Long-term post-infection time points were further investigated to determine the role of B7-H1 in promoting the accumulation of virus-specific CD8+ T-cells. We found that the quantity of CD8+ T-cells remaining in the CNS at 98 days post-infection was approximately 10% of that seen during acute infection in both B7-H1WT and B7-H1KO mice (Figure 3C). To further characterize the residual CD8+ T-cell population, we determined the percent and quantity of T-cells that were specific for the known virus specific epitopes. We found that the percentage of OVA8+ and VP2+ T-cells recovered from the CNS of mice infected for 98 days was decreased in B7-H1KO mice when compared to B7-H1WT mice (Figures 3A,B). In addition, a decrease in the absolute number of virus specific T-cells identified by both tetramers was observed for the CD8+ T-cell population in B7-H1KO mice (Figure 3C). These findings suggest that B7-H1 plays a role in the long-term accumulation of TRM cells after intracranial virus infection.
B7-H1 Influences the Accumulation of PD-1+ CD103− CD8+ T-Cells in the CNS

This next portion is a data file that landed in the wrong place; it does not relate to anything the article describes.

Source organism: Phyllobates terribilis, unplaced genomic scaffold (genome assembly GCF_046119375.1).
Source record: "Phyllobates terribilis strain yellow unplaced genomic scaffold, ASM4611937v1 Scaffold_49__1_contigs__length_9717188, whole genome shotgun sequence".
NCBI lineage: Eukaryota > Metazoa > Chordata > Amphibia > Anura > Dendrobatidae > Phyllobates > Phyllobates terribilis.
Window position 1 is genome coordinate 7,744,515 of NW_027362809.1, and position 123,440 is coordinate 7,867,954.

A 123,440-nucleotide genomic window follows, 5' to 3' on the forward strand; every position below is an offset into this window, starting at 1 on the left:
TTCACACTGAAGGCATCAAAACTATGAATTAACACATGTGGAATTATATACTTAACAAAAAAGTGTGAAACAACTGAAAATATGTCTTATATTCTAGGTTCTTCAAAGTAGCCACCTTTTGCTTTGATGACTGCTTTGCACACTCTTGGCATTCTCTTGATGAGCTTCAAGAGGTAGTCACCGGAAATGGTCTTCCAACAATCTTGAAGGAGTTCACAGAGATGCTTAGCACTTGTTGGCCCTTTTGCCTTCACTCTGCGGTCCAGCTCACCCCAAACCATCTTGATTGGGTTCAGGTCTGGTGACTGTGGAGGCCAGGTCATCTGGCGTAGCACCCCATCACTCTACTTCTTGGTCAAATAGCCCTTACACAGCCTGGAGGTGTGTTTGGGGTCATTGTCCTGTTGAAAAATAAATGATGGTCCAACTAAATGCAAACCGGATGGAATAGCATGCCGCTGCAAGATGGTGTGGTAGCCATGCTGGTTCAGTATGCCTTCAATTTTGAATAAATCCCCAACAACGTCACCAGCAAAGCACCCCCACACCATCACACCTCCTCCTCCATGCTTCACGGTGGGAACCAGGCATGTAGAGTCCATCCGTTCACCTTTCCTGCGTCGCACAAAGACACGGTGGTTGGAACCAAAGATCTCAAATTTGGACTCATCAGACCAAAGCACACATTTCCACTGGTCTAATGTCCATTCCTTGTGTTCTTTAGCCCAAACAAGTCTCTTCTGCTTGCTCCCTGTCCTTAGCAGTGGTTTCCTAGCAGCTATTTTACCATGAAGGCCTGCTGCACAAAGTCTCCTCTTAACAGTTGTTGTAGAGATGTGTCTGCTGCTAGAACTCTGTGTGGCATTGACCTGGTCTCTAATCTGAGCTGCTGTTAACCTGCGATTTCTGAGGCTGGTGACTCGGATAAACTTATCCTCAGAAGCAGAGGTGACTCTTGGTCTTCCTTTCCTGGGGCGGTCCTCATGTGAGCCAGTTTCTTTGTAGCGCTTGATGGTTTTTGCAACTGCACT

Although our finding suggests that B7-H1 plays a role in promoting CNS-TRM after virus infection, the absolute number of total CD8+ T-cells that remain in the CNS of mice infected for 98 days was increased in B7-H1KO mice compared to B7-H1WT (Figure 3C), suggesting that non-specified CD8+ T-cell populations fail to contract or are maintained in the CNS at this extended time point post-infection. To determine if phenotypic differences between non-specified and virus specific CD8+ T-cells existed, we examined the phenotype of the CNS resident CD8+ T-cell populations during acute infection and at 98 days post-infection in B7-H1WT and B7-H1KO mice. First, we assessed the expression levels of CD103 on CD8+ T-cells recovered from the CNS of TMEV-OVA8 infected animals, a marker previously used to identify CNS TRM (7, 33). During the acute inflammatory phase of infection, very few of the total CD8+ T-cells or the virus-specific VP2+ cells expressed the TRM marker CD103, and no differences in this marker were observed between B7-H1WT and B7-H1KO mice (Figure 4A). On day 98 post-infection, a majority of the total CD8+ T-cells recovered from the CNS of B7-H1WT animals expressed high levels of CD103. In contrast, this population in B7-H1KO animals was decreased and coincided with an enhanced population of CD8+ T-cells that expressed lower levels of CD103 (Figure 4A). Since the phenotypic expression of CD103 in the virus-specific CD8+ T-cells was comparable between B7-H1WT and B7-H1KO, it seems that the generation of virus-specific TRM was not necessarily influenced by B7-H1 expression. However, the decrease of virus-specific CD8+ T-cells in B7-H1KO CNS-IL compared to the CD103− CD8+ T-cell population (Figure 3C) suggests that the quality of the virus-specific TRM response and their accumulation in the CNS could be regulated directly by B7-H1 or indirectly by competing cells present in the absence of B7-H1 (Figure 4A).